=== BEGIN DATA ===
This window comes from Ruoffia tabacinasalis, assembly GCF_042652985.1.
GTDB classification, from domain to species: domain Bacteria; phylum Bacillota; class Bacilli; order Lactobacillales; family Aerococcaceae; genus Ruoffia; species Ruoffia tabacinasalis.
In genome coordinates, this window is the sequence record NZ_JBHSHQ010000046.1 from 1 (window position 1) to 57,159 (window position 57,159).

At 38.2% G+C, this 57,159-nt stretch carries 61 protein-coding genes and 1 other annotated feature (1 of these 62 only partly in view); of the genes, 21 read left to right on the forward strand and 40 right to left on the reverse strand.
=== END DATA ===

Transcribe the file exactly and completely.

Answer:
This window comes from Ruoffia tabacinasalis, assembly GCF_042652985.1.
GTDB classification, from domain to species: domain Bacteria; phylum Bacillota; class Bacilli; order Lactobacillales; family Aerococcaceae; genus Ruoffia; species Ruoffia tabacinasalis.
In genome coordinates, this window is the sequence record NZ_JBHSHQ010000046.1 from 1 (window position 1) to 57,159 (window position 57,159).

At 38.2% G+C, this 57,159-nt stretch carries 61 protein-coding genes and 1 other annotated feature (1 of these 62 only partly in view); of the genes, 21 read left to right on the forward strand and 40 right to left on the reverse strand.